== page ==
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What does it look like to have armed teachers? What do they do?

Posted by on Feb. 23, 2018 at 8:30 AM
  • 107 Replies

A shooter enters the school. 

You are a teacher and you are armed.  

What do you do? 

There are several in this group that are in favor of arming teachers and I'd like to hear from them what it looks like.  

Highly trained or not -- 

What does it look like? 

How do teachers respond? 


by on Feb. 23, 2018 at 8:30 AM
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Replies (1-10):
mjande4
by Member on Feb. 23, 2018 at 8:32 AM
4 moms liked this

The day I'm asked to carry a gun to teach is the day I retire. In addition, I don't want to work with people with guns either. The SRO is enough. 

AmaliaD
by Bronze Member on Feb. 23, 2018 at 8:35 AM
4 moms liked this
I am a teacher and my school discussed the idea last year.

If that’s the situation the armed teachers (according to what the police told us) would leave their groups and go hunt the shooter. You could only sign up if you were okay with that idea. Hunting the person was shooting and knowing that you can be mistaken for the shooter and get shot by police.

And only the most unhinged most unstable people wanted to do it.
anxiousschk
by anxiouss on Feb. 23, 2018 at 8:42 AM

I agree with that -- but I want to know what it looks like for those that don't.  

Quoting mjande4:

The day I'm asked to carry a gun to teach is the day I retire. In addition, I don't want to work with people with guns either. The SRO is enough. 


progressandjoy
by Member on Feb. 23, 2018 at 8:47 AM
1 mom liked this
I was just thinking about this on my way to work this morning, especially considering the outrage about the resource officer.

When people talk about armed teachers, what is their expectation? Is this a defense tactic only, and they only engage as a last resort, or are they supposed go on the offense and go find and engage the shooter?
romalove
by Roma on Feb. 23, 2018 at 8:51 AM
3 moms liked this
I am a certified children's sports coach. I had to take a class in order to get the certificate. Some of the class covered good coaching techniques, but by far the largest part of the class was about how to avoid being sued. One of the things that was discussed was whether or not people should be CPR certified. The advice was not to become certified, because if you are CPR certified and someone has a problem and you don't jump in and help you can be liable. If you don't have the ability to do the CPR, you can't be held liable.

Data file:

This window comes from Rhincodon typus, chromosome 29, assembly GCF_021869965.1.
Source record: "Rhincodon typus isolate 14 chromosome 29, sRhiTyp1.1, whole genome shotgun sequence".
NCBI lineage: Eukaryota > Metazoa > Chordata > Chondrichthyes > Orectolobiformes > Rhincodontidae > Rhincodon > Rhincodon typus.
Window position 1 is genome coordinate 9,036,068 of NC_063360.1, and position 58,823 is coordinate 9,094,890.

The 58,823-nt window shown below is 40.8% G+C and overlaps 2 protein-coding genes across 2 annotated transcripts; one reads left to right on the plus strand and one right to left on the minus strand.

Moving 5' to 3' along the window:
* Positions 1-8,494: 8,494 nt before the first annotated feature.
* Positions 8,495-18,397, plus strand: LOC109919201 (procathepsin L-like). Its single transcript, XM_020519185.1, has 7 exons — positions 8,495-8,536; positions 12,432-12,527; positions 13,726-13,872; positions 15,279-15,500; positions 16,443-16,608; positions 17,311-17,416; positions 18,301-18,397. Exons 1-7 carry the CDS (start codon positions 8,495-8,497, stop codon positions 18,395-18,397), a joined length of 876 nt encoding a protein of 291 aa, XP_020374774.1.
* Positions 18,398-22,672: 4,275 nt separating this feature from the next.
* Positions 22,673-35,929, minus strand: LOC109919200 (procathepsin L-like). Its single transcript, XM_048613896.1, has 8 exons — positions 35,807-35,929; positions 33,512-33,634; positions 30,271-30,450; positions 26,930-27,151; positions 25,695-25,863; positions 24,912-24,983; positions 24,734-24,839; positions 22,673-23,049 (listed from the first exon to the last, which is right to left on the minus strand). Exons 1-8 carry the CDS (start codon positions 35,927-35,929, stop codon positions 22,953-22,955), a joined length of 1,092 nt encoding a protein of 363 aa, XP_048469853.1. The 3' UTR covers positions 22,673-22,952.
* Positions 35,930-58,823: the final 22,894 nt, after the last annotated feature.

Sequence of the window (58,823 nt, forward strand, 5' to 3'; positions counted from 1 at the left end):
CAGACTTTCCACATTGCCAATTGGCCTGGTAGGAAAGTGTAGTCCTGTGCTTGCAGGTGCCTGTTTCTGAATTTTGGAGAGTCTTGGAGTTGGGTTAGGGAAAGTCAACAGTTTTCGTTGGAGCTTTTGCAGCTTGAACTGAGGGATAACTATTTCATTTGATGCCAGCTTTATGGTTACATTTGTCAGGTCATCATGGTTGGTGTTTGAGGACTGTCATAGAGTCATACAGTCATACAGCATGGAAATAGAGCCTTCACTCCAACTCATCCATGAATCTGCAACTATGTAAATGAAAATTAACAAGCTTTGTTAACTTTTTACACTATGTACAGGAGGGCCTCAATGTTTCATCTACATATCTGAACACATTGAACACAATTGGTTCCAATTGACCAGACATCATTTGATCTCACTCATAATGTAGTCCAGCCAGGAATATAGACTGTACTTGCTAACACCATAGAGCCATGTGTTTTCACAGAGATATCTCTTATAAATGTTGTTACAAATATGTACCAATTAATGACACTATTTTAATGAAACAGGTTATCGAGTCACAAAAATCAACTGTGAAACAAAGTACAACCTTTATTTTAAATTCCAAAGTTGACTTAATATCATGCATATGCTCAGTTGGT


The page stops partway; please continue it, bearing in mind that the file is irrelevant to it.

I bring this up because I think something similar would happen if teachers are armed. Having the ability to shoot might create the responsibility of having to shoot and teachers who don't in any specific instance could be held liable if there is a shooting in their school.

Just another issue to throw into the pot.
progressandjoy
by Member on Feb. 23, 2018 at 8:51 AM
Wow.

What was the plan for the students of the armed teachers? Were they supposed to be locked in a room and left behind? Can you imagine that!


Quoting AmaliaD: I am a teacher and my school discussed the idea last year.

If that’s the situation the armed teachers (according to what the police told us) would leave their groups and go hunt the shooter. You could only sign up if you were okay with that idea. Hunting the person was shooting and knowing that you can be mistaken for the shooter and get shot by police.

And only the most unhinged most unstable people wanted to do it.
hart57
by Bronze Member on Feb. 23, 2018 at 8:53 AM
1 mom liked this
This scared me. How many people are brave enough to use a gun on a child (assuming it’s a child hurting students). These are regular everyday people who are teachers. Not all of them are military trained. Plus what happens when the gun is accessed by a student?
Madeyemoody
by Bronze Member on Feb. 23, 2018 at 9:17 AM
4 moms liked this
I’d keep my students hidden and safe and use my firearm if the shooter entered the area that I was in with my students. I’d shoot to kill to keep the rest of the children safe and I’d do my best to make sure nobody was harmed in the process.
Madeyemoody
by Bronze Member on Feb. 23, 2018 at 9:17 AM
2 moms liked this
If it’s a handgun, a side holster under a cardigan or jacket should suffice.

Quoting hart57: This scared me. How many people are brave enough to use a gun on a child (assuming it’s a child hurting students). These are regular everyday people who are teachers. Not all of them are military trained. Plus what happens when the gun is accessed by a student?
4evrinbluejeans
by KK on Feb. 23, 2018 at 9:24 AM
2 moms liked this

I'm going to put this here as well.  

How do schools address the insurance issues?  Are they going to throw teachers under the bus when Ms. Jones freezes and doesn't tie a bandana around her forehead and run out into the hallway like Rambetty?  

Who pays for the guns?  How do you address the disparity from district to district if taxpayers refuse to pass funding to provide the training, weapons and security necessary to have these weapons in schools?  

There are teacher shortages around the country  how do you address that issue when teachers decide that they no longer want to teach if arming teachers becomes the policy?  

So far, y'all advocating for this haven't had a lot of answers.  Shouldn't you have some of these answers if you are going to push arming teachers as a solution?  

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